As evidence mounts that coronavirus is transmitted primarily through airborne particles, unions representing teachers and school leaders have written to the Education Secretary asking for “urgent action” to improve ventilation and install air purification units in classrooms.
Meanwhile, a government-backed trial of air purifiers and UV light is getting under way in Bradford to assess their efficacy in mitigating the transmission of coronavirus and other respiratory diseases in schools. However, results from this trial will not be known until at least the end of the year.
Given that the government’s own scientific advisory groups had formally acknowledged aerosol transmission of the virus in indoor spaces back in summer 2020, current action is too little, too late. To protect the wellbeing of children and avoid further disruption to their learning we need a concerted effort to improve IAQ in our schools right now.
We also need to ensure that schools are using the appropriate technology for their IAQ strategies, not only to mitigate the spread of Covid-19 but all future variants and other harmful viruses and avoid suffering the blunt instrument of lockdowns.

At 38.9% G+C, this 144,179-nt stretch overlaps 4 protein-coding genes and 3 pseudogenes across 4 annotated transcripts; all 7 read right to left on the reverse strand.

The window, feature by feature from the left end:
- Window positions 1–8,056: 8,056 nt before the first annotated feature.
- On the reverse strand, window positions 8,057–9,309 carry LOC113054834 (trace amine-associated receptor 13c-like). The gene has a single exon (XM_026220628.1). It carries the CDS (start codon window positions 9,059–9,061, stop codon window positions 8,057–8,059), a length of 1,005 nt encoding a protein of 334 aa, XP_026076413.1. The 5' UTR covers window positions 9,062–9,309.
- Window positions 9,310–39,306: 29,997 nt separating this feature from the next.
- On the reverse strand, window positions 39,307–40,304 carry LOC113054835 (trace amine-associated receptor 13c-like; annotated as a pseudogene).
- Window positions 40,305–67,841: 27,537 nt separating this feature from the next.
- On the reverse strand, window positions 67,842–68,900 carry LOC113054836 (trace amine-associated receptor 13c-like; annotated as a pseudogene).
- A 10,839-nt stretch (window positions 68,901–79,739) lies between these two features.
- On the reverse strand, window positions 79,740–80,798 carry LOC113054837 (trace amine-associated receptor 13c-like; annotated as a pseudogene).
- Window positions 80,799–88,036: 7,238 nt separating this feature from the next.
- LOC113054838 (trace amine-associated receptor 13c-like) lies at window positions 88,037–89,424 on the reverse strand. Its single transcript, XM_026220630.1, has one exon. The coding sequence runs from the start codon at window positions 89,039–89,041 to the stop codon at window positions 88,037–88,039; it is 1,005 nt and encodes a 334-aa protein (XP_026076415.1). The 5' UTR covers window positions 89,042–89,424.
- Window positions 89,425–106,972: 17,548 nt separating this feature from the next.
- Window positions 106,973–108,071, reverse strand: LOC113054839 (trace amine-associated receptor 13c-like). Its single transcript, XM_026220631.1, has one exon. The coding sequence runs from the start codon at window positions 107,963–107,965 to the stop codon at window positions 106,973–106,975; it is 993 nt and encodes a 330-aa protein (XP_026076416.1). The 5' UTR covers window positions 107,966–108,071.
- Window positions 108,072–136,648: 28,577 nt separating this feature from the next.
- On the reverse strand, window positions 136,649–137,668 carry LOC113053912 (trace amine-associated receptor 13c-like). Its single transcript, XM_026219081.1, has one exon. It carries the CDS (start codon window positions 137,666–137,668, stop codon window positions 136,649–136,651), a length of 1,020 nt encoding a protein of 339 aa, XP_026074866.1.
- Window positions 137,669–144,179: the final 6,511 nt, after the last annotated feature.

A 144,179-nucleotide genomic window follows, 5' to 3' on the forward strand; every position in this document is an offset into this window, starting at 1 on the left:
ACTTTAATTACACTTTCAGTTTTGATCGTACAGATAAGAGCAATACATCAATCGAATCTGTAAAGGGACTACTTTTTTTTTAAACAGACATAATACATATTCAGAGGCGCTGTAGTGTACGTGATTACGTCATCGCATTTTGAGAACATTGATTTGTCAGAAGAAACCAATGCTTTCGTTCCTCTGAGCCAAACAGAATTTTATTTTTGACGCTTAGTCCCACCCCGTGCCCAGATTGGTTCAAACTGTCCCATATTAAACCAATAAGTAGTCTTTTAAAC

Why then are researchers in the government-backed trial only testing one type of technology when there are now several available in the marketplace?
Arguably, the IAQ market is now full of legacy technologies that can’t deliver the required outcomes for today’s highly evolved and hyper-connected environments. Most are passive, only treat air and not surfaces, require regular maintenance and cannot deal with NO2 – a major problem, particularly for inner-city schools. Some technologies have been found to create more problems than they solve. HEPA filters, for example, are not recyclable and end up in landfill.
Newer technologies such as needlepoint bipolar ionisation (NPBI) can neutralise pathogens in air and on surfaces, eliminate NO2 and are environmentally friendly. Despite being used successfully in hundreds of schools and hospitals and, in the case of NPBI, in the White House and Air Force One in the US, and by hotels and local authorities here in the UK, we are forever being told that ‘other’ technologies are ‘unproven’.
Instead, government, FMs and academics stick with what they know whilst the technology evolves and they look away. The Bradford trial is a major missed opportunity to see how these new technologies measure up. ‘Better the devil you know’ is not what our children deserve when it comes to the air that they breathe.